Blog: Maritime Security

Making prawn espressos, or hacking ships by deciphering BAPLIE EDIFACT messaging

Ken Munro 17 Nov 2017

In a separate blog , I discuss the consequence of- and methods to destabilise a container ship as a result of vessel stowage plan or ‘Bay Plan’ manipulation.

However, in order to actually modify the load plan, you need to understand the intricacies of the BAPLIE EDIFACT messaging system that is used to create ship loading and container stowage plans from the numerous electronic messages exchanged between shipping lines, port authorities, terminals and ships.

The messaging standard is developed and maintained by SMDG, the Shipping Message Development Group.

It’s also important to check which BAPLIE message standard is being used, as there are significant differences between the various versions.

Criminals less interested in destabilising ships but perhaps instead stealing goods by rerouting containers, would use COPRAR / COPARN / CODECO / COARRI messages instead. These deal with shipping line to terminal messaging and vice versa.

There’s evidence to suggest that ship and terminal messaging systems have been exploited in the past for routing drugs and theft of valuables. However, we believe this was done using front end GUIs in port rather than manipulating the data itself.

A sample BAPLIE message might look like this:

Already we can see interesting values in there; potential for changing cargo destinations, money and more. However, I’m more interested in some of the message subsets that are found in ‘LIN’ line items about contents and handling for individual containers.

Manipulating BAPLIE messages for fun and profit

If you’re familiar with UN/EDIFACT then you’ll recognise the amusingly literal checksum:


That’s the message trailer – it is the total number of message segments, including itself, but excluding the UNH message header. So, if you remove or add a message segment, don’t forget to update the UNT trailer.

However, if you’re just manipulating segment values, you don’t need to worry about UNT.

You also need to be aware that the terminal/ship/port the message is being sent to will probably respond with a CONTRL message, acknowledging receipt. If you’re intercepting and forwarding the entire EDI message stream, be prepared to spoof a message back to the sender. It’s easy to generate the correct CONTRL message for your modified request: there’s a generator here.

Manipulating container weight and ship balance

This is an easy one, just search the message for:




VGM is the Verified Gross Mass, KGM is kilos and LBR is pounds. The trailing value is the weight, so make it lighter or heavier and the vessel load planning software will place the container in the wrong place for stability.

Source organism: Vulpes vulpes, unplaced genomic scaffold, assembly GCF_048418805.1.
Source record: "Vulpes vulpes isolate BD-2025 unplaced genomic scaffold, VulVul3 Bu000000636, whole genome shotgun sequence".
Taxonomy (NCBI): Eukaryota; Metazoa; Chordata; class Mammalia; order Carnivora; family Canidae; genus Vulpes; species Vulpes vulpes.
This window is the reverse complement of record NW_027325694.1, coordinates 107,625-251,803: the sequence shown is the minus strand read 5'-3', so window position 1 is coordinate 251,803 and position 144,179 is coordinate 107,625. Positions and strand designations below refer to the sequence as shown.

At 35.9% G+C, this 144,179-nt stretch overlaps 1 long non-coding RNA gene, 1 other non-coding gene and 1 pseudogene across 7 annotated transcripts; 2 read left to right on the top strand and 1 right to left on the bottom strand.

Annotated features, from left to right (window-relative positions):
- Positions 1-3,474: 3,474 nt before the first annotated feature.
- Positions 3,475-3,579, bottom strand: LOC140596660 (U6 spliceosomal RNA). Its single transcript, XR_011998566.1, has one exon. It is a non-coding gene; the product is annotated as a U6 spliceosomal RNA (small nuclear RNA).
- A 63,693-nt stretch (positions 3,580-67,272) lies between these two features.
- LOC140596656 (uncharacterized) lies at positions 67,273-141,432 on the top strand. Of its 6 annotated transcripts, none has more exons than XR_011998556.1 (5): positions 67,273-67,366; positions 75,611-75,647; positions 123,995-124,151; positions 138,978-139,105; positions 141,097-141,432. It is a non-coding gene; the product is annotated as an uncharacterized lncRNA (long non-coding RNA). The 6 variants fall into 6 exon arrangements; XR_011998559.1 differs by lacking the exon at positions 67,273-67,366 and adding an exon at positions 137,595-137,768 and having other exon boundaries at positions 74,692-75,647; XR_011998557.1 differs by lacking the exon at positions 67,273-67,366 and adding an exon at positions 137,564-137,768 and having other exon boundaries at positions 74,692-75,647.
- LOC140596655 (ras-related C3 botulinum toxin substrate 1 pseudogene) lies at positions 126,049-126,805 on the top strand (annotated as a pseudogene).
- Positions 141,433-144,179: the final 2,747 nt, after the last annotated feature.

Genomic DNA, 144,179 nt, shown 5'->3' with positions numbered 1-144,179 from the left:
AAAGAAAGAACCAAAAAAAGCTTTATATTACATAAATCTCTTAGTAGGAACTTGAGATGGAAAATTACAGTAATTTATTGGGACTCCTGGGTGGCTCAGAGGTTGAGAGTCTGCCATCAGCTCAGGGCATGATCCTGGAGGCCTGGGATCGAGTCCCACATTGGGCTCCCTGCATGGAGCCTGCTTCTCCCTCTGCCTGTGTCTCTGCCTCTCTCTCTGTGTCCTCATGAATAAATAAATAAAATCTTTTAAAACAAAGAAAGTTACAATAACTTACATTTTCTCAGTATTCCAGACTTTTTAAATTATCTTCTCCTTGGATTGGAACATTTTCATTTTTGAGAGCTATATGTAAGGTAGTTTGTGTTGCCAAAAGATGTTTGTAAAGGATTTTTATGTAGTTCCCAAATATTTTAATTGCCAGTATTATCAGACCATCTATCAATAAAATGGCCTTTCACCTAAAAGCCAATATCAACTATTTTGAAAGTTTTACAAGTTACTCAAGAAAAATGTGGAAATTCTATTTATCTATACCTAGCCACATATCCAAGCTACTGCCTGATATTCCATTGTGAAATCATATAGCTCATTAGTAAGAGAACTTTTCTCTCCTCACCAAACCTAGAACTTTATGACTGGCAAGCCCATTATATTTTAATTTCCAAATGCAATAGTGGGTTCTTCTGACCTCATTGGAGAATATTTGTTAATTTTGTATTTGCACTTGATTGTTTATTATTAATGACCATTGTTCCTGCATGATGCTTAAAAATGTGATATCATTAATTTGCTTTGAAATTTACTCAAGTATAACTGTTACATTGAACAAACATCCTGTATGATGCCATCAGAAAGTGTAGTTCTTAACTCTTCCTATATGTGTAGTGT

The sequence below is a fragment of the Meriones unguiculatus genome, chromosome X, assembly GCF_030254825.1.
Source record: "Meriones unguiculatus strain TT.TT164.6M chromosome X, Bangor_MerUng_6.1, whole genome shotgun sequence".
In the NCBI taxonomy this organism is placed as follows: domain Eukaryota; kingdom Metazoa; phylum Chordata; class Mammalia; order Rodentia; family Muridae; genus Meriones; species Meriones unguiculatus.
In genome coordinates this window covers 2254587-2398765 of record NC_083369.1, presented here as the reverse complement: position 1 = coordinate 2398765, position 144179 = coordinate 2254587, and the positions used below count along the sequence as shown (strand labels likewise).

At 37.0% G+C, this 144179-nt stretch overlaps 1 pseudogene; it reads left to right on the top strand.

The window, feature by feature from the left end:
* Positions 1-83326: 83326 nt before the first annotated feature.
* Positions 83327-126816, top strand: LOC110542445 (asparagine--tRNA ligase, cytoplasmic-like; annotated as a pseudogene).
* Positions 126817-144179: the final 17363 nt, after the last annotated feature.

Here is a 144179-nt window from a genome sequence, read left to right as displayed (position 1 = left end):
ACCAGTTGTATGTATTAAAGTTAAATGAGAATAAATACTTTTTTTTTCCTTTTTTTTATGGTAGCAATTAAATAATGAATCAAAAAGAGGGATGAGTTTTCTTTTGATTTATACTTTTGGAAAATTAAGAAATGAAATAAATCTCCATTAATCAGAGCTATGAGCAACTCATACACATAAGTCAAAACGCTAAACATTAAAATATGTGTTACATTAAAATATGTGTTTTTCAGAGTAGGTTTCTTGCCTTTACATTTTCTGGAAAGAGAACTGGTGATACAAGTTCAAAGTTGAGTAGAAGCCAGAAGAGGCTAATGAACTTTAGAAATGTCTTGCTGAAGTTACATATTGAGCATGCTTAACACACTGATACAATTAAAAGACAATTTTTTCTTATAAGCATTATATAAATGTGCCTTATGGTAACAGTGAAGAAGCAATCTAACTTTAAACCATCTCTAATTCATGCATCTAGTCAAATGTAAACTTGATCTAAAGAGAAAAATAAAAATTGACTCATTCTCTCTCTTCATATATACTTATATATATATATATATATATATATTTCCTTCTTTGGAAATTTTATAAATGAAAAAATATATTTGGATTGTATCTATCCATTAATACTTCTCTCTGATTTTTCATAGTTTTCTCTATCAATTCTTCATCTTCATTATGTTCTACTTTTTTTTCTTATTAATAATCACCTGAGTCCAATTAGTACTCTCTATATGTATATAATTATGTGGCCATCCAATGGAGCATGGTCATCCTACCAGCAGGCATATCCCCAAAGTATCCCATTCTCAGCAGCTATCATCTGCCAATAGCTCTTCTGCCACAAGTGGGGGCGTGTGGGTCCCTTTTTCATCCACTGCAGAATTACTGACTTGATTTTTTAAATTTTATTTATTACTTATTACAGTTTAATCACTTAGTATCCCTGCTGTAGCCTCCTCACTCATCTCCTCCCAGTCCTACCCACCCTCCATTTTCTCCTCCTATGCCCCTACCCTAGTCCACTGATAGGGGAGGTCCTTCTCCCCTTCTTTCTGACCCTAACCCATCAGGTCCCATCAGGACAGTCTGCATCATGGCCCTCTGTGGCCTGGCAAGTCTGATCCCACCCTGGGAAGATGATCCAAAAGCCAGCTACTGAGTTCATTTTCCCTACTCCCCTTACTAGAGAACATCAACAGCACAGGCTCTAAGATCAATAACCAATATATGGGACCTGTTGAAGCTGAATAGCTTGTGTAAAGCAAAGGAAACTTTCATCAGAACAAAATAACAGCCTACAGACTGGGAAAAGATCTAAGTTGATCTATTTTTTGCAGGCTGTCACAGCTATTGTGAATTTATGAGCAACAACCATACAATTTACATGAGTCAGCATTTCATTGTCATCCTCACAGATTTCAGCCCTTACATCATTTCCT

Some ports may intercept the wrong weight at a weighbridge or possibly at the crane, but overloading containers to save on shipping cost is already a significant issue in some regions.

Next, place your mislabelled heavy container at the top of the stack, moving the centre of gravity too high:


That sets it as ‘priority’ so it’s likely to be at the top, making for easy offloading.


This has a similar effect – ‘load third tier on deck’, so high up, out of the hold.

The ship becomes more and more unstable as heavy goods are inadvertently loaded high up. This can happen to unstable ships:

Blowing things up

Certain attributes can be set for a container to flag that it needs special handling, maybe indicating that it’s explosive:


This describes aggregation of explosive materials.

So change it to:


And now it’s just aggregated liquids. Boom!

One could also remove this:


Which describes a flammable vapour.

Or modify the flashpoint of a dangerous load:


‘DGS’ describes a dangerous load. Even changing ‘CEL’ to FAH’ could cause issues, as the flashpoint temperature quoted is for Celsius, not Fahrenheit.

Making prawn espresso

Refrigerated containers need special handling, as they need to be located in certain bays that have power supplies. The following code states that the container is a ‘reefer’, so the load plan software puts it in a powered bay:


However, if you want to make a real stink, change the handling code to this:


That states that the refrigeration unit is inoperative, so can be placed anywhere. It gets put anywhere and isn’t connected to power, so defrosts. 30 tonnes of stinky prawns anyone?

Next, certain cargoes are sensitive to strong smells, particularly coffee. Handling codes are set to place them well away from smelly things.


States that the container is full of odour-sensitive goods.

So simply change it to something amusing such as this:


Specifying that the container door should be kept open.

Or locate your coffee next to a container of fishmeal, which will be tagged:


Meaning it’s odorous.

And put them all in the hold using the ‘keep dry’ code where there’s poor air circulation:


Whatever happens, the coffee will stink of fish on arrival at port. Prawn espresso anyone?


I’ve just scratched the surface of the potential for message manipulation here. Clearly the integrity of BAPLIE messaging is critical to the safety of container ships.

In my next blog I’ll look at the financial features of UN/EDIFACT messaging between ports, terminals and shipping lines. The messaging system supports EDI purchase orders and invoices through the ORDERS and INVOIC EANCOM features, so there’s clearly opportunity for financial fraud.

I strongly encourage all operators, ports and terminals to carry out a thorough review of their EDI systems to ensure that message tampering isn’t possible.

Already there is evidence of theft of valuable items from containers in port, potentially through insider access by criminals to load information. It doesn’t take much imagination to see some far more serious attacks.